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Demands grow for African-American construction workers

Sunday, September 30, 2012

Protesters hit the streets again Sunday demanding jobs for African-American workers on Chicago-area construction jobs.

This demonstration like others last week was organized by retired businessman Ed Gardner.

Most said they would rather be working than protesting, but that's not an option.

With unemployment rates soaring in the Black community, they believe their only hope of getting work is by forcing construction companies to take notice and hire African American workers, especially for projects in the communities where they live.

"We can't work in your neighborhood, we can't even work in our own neighborhood, so where we supposed to work at? So if we don't get together and do this, we don't work," said Gregory Leving.

"African Americans spend over an abundance of money shopping in Evergreen Plaza and to set up a situation where they're not hired to work in a community where they shop is deplorable," said National Action Network's Maureen Forte.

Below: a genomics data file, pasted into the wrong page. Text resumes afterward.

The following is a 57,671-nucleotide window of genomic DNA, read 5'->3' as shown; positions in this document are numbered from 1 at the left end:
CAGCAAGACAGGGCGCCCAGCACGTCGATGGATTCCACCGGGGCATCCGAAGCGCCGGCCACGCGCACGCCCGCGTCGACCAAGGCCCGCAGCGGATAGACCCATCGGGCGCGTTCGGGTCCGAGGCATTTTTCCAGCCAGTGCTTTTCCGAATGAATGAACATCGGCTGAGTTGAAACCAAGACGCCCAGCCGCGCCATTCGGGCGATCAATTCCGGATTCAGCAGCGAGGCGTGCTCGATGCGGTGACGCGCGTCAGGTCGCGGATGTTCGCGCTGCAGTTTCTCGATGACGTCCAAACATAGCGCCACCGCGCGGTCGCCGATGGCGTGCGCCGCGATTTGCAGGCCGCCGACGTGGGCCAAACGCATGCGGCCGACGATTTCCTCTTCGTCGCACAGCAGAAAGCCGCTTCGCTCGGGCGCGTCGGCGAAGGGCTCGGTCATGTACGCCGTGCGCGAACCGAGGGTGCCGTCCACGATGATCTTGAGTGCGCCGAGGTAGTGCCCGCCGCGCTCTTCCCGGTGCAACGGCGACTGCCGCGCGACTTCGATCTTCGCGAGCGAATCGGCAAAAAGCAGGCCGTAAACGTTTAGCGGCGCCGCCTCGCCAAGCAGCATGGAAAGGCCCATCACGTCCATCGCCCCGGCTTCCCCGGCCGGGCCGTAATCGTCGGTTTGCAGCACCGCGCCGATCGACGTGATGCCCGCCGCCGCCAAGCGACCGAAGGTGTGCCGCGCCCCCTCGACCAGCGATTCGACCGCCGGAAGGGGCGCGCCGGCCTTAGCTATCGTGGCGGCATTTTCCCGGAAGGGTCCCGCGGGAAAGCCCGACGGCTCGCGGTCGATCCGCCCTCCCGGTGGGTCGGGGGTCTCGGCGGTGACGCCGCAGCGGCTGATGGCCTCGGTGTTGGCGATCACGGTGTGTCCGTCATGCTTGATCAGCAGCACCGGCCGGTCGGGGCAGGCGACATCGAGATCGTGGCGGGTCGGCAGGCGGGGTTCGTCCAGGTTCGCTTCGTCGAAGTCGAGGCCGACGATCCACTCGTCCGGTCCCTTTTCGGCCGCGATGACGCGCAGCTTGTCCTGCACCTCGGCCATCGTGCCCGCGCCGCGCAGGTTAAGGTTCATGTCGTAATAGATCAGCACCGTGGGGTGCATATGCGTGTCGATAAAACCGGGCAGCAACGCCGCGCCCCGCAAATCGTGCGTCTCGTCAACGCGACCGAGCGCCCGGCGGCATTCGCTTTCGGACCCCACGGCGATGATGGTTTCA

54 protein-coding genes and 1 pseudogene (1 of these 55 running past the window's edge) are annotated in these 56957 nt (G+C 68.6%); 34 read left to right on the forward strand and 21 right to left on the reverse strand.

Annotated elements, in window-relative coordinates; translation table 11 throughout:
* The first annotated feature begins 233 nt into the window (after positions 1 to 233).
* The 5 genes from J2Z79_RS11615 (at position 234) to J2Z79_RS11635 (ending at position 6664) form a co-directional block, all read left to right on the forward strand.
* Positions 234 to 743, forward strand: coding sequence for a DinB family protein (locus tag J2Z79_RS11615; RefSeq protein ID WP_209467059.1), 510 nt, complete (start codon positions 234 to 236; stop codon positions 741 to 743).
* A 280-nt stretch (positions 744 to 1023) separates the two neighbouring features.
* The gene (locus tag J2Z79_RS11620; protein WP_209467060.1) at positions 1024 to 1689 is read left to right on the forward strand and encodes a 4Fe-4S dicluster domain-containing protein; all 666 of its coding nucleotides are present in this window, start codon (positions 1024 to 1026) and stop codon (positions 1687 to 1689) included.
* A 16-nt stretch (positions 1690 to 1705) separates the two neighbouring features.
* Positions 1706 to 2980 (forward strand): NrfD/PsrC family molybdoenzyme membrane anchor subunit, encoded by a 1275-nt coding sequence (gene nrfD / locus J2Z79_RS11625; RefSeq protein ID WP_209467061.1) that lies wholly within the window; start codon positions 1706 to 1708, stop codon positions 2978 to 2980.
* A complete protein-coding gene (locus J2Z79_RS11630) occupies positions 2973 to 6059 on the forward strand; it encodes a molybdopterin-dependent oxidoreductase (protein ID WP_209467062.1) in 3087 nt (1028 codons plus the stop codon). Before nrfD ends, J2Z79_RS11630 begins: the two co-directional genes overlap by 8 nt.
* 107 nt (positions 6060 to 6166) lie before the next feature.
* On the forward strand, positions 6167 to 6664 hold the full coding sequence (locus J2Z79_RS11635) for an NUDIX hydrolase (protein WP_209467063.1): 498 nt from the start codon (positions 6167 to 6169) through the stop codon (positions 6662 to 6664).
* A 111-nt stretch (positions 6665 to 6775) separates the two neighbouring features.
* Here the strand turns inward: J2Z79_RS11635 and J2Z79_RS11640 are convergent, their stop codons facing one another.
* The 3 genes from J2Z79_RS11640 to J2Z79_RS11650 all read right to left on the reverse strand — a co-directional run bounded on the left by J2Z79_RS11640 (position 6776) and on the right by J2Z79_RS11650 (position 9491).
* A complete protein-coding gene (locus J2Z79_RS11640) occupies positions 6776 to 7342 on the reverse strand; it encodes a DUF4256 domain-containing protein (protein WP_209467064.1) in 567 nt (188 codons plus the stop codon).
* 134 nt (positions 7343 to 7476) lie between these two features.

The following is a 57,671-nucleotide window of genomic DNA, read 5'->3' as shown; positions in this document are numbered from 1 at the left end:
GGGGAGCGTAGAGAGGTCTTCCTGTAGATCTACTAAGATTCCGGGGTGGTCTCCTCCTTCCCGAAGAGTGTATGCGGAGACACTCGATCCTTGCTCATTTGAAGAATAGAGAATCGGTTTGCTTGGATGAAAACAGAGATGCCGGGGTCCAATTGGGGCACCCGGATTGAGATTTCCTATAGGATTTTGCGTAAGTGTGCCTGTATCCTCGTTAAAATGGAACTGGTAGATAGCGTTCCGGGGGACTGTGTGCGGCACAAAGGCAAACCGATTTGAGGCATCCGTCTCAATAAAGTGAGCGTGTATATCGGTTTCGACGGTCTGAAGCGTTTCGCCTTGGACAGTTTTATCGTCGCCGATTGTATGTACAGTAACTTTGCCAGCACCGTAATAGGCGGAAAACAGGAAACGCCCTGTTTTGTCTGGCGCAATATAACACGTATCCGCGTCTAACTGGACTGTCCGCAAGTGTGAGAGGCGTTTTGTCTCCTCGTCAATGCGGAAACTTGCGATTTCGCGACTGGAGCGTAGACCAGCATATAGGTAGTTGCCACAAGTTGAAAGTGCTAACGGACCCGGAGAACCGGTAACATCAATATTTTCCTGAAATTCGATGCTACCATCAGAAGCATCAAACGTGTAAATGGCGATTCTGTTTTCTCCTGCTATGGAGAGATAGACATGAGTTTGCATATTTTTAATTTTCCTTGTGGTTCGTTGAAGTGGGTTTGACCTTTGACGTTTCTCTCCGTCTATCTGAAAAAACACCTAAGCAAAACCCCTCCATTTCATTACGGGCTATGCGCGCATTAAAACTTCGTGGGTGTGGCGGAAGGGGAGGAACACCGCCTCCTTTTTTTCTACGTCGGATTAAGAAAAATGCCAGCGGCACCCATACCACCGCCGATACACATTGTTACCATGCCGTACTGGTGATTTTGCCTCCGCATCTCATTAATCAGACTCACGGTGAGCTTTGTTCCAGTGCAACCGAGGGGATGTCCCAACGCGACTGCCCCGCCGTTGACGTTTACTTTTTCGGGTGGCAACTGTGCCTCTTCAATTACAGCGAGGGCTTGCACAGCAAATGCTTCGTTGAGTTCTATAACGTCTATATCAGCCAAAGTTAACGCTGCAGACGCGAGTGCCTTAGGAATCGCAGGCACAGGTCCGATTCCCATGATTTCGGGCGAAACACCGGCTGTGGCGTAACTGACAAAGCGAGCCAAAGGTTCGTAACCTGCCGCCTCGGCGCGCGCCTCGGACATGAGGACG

They marched in front of a retail construction site in Evergreen Park to be anchored by Menards and Meijer stores, where they say the private contractor is using virtually no African American workers.

The group of protestors was made up primarily of unemployed African American men and women.

Extra police are on hand to make sure it remains peaceful. The goal of many of the protestors is to force the company to shut down work on the site until they agree to hire more African Americans.

"We going to bring construction to a halt here in Chicago if in fact there is no parity in jobs and contracts on construction sites," said Cong. Bobby Rush.

The group is led by Chicago businessman Gardner, a multimillionaire former owner of the Soft Sheen Hair Product Company. Gardner is now committed to helping improve the community by helping African Americans find work. They are united in their message.

"Our young men and women need jobs," said protestor Pat Kline.

Protestors were out at different sites every day last week. They have no plans to be out Monday, but they say they do plan to continue these protests.

They are committed to forcing companies to putting more African Americans to work.

For the record, Mayor Rahm Emanuel told us earlier this week he will fire any subcontractors who fail to live up to the city's minority hiring rules.

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